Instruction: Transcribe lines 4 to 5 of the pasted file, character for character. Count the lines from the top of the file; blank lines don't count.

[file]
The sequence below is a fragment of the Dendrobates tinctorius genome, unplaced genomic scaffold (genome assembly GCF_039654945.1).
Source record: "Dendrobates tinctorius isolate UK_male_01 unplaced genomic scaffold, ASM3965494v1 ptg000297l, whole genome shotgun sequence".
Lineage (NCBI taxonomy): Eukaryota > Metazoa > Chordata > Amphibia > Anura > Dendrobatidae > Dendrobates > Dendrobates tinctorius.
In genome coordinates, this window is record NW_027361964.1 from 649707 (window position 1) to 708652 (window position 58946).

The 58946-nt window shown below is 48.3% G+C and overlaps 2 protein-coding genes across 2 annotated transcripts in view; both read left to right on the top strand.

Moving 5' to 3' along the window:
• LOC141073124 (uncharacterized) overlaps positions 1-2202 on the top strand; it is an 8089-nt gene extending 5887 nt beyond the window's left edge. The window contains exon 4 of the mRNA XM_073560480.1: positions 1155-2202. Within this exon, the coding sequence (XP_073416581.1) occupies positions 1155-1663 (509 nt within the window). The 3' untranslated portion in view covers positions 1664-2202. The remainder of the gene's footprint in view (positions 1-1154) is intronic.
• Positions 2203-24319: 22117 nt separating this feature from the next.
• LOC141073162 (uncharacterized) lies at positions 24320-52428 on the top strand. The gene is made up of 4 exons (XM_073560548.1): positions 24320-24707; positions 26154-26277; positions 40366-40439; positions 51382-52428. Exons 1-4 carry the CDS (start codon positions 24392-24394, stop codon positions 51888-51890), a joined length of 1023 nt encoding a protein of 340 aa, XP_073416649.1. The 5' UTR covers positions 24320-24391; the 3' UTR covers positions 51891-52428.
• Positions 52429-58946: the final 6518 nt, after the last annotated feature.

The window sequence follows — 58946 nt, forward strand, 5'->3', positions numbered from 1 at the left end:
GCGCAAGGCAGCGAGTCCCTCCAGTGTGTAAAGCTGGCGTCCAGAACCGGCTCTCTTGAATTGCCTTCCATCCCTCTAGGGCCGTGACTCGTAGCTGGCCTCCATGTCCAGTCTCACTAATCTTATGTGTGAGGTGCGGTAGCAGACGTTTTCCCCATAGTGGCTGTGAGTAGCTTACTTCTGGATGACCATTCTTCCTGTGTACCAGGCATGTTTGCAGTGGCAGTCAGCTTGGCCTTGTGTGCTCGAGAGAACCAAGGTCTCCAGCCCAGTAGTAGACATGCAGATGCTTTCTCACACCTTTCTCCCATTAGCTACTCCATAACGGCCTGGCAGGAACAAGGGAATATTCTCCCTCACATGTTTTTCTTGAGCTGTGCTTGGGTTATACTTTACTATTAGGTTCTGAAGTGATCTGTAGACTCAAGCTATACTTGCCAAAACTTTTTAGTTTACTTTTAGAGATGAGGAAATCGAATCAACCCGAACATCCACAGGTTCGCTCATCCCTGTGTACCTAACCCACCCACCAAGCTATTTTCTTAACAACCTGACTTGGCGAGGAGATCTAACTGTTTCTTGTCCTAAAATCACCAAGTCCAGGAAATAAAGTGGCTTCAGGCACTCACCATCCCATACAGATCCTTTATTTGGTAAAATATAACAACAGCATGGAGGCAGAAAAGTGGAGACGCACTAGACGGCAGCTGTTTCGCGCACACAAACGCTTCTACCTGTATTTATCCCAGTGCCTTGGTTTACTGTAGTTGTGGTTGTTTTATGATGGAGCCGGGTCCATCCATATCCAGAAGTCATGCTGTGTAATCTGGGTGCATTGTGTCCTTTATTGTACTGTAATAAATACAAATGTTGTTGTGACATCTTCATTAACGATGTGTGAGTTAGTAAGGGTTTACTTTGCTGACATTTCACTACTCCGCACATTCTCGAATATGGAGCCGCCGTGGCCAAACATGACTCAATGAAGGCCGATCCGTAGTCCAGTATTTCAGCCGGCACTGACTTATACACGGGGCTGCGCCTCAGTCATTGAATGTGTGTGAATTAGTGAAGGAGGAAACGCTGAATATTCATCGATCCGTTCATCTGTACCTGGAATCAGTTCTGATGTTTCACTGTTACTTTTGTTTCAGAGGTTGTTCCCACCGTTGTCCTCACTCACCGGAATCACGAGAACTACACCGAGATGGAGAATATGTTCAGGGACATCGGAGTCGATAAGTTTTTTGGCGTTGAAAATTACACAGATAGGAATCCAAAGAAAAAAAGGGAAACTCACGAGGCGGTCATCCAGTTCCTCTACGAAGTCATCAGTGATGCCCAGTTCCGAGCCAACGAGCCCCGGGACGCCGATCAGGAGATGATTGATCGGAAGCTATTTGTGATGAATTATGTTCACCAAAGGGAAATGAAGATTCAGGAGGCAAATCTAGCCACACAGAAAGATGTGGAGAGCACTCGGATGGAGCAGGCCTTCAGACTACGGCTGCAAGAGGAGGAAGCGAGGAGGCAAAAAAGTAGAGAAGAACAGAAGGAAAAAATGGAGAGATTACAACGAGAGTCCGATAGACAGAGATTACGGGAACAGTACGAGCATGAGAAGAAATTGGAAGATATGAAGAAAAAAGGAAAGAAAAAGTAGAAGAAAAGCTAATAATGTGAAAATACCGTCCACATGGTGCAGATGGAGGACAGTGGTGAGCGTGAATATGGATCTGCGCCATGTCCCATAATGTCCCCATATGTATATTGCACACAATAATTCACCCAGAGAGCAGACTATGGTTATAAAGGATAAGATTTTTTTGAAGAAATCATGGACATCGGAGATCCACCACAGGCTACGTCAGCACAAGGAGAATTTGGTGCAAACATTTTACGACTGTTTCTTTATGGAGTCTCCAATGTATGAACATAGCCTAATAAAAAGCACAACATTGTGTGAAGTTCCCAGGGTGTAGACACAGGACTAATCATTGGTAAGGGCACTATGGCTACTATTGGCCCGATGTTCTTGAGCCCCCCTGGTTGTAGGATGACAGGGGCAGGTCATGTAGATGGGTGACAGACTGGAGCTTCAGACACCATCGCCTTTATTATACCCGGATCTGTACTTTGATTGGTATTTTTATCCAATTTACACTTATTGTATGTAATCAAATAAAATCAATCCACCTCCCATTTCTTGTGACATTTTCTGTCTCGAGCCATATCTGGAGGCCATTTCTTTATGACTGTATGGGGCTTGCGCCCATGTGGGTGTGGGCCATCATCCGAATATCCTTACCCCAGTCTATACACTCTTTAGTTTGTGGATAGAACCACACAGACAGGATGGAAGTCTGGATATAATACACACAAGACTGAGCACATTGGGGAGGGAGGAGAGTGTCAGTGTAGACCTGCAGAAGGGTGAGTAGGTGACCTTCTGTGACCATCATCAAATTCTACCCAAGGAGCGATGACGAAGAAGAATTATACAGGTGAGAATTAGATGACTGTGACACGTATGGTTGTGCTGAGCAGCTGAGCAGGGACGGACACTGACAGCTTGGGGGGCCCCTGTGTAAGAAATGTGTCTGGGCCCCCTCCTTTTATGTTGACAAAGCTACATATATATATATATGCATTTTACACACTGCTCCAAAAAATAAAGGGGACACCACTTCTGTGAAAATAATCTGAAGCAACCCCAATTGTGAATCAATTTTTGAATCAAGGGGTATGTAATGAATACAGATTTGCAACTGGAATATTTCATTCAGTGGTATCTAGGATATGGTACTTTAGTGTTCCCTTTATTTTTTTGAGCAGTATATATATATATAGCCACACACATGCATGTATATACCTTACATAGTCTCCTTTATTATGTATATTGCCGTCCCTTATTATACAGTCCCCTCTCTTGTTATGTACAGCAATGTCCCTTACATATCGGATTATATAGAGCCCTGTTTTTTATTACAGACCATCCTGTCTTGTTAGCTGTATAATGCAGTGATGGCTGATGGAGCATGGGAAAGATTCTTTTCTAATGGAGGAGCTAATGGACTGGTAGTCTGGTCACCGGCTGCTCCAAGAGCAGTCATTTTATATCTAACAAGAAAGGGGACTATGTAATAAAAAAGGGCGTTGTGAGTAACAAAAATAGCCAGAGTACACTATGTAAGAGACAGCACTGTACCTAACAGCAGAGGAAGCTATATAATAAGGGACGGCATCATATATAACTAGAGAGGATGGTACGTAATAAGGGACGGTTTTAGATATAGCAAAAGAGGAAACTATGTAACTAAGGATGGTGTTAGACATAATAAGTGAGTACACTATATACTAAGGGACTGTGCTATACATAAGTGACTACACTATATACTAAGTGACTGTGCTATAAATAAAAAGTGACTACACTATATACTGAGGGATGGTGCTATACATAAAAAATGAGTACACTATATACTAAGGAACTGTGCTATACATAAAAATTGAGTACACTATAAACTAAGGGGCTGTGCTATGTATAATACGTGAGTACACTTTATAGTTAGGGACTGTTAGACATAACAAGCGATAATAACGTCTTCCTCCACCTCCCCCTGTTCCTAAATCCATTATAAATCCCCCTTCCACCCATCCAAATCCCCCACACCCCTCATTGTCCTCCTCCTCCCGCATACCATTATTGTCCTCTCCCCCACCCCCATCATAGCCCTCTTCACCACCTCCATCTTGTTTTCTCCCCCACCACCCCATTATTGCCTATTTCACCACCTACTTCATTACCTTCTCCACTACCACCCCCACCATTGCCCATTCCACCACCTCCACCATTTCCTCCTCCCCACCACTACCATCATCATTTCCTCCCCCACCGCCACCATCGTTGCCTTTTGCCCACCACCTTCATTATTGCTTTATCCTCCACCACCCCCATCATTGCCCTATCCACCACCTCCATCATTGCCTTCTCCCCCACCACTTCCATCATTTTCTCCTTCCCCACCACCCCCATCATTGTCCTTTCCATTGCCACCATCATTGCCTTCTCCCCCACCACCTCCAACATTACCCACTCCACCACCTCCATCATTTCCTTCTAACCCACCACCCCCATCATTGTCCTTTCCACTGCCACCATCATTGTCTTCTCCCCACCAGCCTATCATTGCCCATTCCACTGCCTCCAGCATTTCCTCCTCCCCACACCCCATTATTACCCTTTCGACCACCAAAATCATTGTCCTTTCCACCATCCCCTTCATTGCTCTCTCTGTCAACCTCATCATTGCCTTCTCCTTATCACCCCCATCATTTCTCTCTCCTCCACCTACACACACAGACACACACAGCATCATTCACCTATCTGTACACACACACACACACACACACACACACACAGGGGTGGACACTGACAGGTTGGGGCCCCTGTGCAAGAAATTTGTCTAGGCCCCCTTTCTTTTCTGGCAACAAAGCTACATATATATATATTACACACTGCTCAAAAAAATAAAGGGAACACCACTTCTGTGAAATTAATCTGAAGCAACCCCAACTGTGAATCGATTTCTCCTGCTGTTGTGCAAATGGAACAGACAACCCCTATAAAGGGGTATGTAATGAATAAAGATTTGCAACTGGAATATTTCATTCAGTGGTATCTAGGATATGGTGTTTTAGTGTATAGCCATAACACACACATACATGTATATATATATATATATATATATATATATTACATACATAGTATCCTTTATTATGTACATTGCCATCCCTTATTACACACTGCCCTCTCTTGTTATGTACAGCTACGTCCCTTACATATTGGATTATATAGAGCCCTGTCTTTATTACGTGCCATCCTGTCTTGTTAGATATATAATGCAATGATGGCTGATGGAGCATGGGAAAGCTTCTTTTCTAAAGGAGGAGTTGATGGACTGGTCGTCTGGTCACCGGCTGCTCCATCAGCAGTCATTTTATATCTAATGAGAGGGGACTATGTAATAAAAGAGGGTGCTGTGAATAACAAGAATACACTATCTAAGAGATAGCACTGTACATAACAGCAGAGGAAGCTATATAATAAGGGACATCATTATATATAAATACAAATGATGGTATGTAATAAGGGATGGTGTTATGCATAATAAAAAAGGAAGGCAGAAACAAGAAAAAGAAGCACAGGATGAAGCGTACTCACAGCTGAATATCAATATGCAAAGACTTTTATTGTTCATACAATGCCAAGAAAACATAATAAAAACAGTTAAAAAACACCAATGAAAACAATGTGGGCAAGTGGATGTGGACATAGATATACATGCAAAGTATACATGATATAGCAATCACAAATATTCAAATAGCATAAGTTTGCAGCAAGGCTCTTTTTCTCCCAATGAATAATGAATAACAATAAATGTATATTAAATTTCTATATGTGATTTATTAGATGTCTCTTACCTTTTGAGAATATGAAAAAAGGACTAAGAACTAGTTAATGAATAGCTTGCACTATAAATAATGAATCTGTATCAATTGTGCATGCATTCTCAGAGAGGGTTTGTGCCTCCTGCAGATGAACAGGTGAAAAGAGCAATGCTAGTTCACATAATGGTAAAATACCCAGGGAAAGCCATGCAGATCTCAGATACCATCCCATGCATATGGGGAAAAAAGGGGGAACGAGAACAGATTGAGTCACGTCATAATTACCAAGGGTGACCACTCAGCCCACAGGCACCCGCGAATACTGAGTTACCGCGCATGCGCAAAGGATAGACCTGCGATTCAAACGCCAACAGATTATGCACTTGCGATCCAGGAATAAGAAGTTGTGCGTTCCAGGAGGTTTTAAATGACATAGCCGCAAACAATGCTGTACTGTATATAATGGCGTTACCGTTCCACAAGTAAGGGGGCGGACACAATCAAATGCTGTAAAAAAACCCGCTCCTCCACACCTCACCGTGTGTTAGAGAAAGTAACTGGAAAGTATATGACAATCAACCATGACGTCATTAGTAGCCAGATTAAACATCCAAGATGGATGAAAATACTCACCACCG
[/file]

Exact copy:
In genome coordinates, this window is record NW_027361964.1 from 649707 (window position 1) to 708652 (window position 58946).

The 58946-nt window shown below is 48.3% G+C and overlaps 2 protein-coding genes across 2 annotated transcripts in view; both read left to right on the top strand.